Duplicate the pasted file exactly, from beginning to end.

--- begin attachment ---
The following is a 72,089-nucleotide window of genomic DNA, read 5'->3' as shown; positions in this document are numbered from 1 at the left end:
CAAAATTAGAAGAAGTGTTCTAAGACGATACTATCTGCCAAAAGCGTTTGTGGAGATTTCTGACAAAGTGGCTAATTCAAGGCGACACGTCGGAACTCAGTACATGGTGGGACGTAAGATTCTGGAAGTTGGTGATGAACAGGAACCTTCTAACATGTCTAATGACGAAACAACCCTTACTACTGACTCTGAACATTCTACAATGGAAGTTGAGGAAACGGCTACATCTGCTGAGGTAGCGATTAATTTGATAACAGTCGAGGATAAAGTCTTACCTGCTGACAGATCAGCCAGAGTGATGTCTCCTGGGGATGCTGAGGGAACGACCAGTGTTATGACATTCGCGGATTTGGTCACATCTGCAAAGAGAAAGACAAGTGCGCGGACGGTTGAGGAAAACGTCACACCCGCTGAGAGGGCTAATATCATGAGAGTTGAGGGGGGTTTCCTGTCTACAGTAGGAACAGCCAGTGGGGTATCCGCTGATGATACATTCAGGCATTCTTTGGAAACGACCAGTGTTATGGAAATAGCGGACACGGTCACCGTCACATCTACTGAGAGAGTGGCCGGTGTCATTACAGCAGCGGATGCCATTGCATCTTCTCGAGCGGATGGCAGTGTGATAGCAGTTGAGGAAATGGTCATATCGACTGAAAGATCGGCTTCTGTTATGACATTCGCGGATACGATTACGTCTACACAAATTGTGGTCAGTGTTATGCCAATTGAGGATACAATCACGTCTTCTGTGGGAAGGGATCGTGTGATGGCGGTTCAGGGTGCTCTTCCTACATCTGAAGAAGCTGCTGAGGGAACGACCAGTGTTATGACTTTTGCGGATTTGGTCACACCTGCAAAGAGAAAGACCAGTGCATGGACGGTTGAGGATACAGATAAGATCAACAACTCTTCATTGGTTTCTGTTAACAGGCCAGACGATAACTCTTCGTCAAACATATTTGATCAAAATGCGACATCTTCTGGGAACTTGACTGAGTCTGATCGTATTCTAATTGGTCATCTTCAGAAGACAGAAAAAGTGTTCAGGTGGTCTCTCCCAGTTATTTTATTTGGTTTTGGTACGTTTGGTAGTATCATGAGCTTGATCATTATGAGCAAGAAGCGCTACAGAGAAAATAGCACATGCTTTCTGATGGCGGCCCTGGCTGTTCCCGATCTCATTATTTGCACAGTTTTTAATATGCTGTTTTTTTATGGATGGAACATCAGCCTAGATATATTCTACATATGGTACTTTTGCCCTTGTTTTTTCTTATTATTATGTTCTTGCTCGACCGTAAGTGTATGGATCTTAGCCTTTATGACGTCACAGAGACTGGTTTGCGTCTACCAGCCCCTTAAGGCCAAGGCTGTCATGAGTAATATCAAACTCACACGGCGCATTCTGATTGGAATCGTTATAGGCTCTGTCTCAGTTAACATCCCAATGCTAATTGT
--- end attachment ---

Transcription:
The following is a 72,089-nucleotide window of genomic DNA, read 5'->3' as shown; positions in this document are numbered from 1 at the left end:
CAAAATTAGAAGAAGTGTTCTAAGACGATACTATCTGCCAAAAGCGTTTGTGGAGATTTCTGACAAAGTGGCTAATTCAAGGCGACACGTCGGAACTCAGTACATGGTGGGACGTAAGATTCTGGAAGTTGGTGATGAACAGGAACCTTCTAACATGTCTAATGACGAAACAACCCTTACTACTGACTCTGAACATTCTACAATGGAAGTTGAGGAAACGGCTACATCTGCTGAGGTAGCGATTAATTTGATAACAGTCGAGGATAAAGTCTTACCTGCTGACAGATCAGCCAGAGTGATGTCTCCTGGGGATGCTGAGGGAACGACCAGTGTTATGACATTCGCGGATTTGGTCACATCTGCAAAGAGAAAGACAAGTGCGCGGACGGTTGAGGAAAACGTCACACCCGCTGAGAGGGCTAATATCATGAGAGTTGAGGGGGGTTTCCTGTCTACAGTAGGAACAGCCAGTGGGGTATCCGCTGATGATACATTCAGGCATTCTTTGGAAACGACCAGTGTTATGGAAATAGCGGACACGGTCACCGTCACATCTACTGAGAGAGTGGCCGGTGTCATTACAGCAGCGGATGCCATTGCATCTTCTCGAGCGGATGGCAGTGTGATAGCAGTTGAGGAAATGGTCATATCGACTGAAAGATCGGCTTCTGTTATGACATTCGCGGATACGATTACGTCTACACAAATTGTGGTCAGTGTTATGCCAATTGAGGATACAATCACGTCTTCTGTGGGAAGGGATCGTGTGATGGCGGTTCAGGGTGCTCTTCCTACATCTGAAGAAGCTGCTGAGGGAACGACCAGTGTTATGACTTTTGCGGATTTGGTCACACCTGCAAAGAGAAAGACCAGTGCATGGACGGTTGAGGATACAGATAAGATCAACAACTCTTCATTGGTTTCTGTTAACAGGCCAGACGATAACTCTTCGTCAAACATATTTGATCAAAATGCGACATCTTCTGGGAACTTGACTGAGTCTGATCGTATTCTAATTGGTCATCTTCAGAAGACAGAAAAAGTGTTCAGGTGGTCTCTCCCAGTTATTTTATTTGGTTTTGGTACGTTTGGTAGTATCATGAGCTTGATCATTATGAGCAAGAAGCGCTACAGAGAAAATAGCACATGCTTTCTGATGGCGGCCCTGGCTGTTCCCGATCTCATTATTTGCACAGTTTTTAATATGCTGTTTTTTTATGGATGGAACATCAGCCTAGATATATTCTACATATGGTACTTTTGCCCTTGTTTTTTCTTATTATTATGTTCTTGCTCGACCGTAAGTGTATGGATCTTAGCCTTTATGACGTCACAGAGACTGGTTTGCGTCTACCAGCCCCTTAAGGCCAAGGCTGTCATGAGTAATATCAAACTCACACGGCGCATTCTGATTGGAATCGTTATAGGCTCTGTCTCAGTTAACATCCCAATGCTAATTGT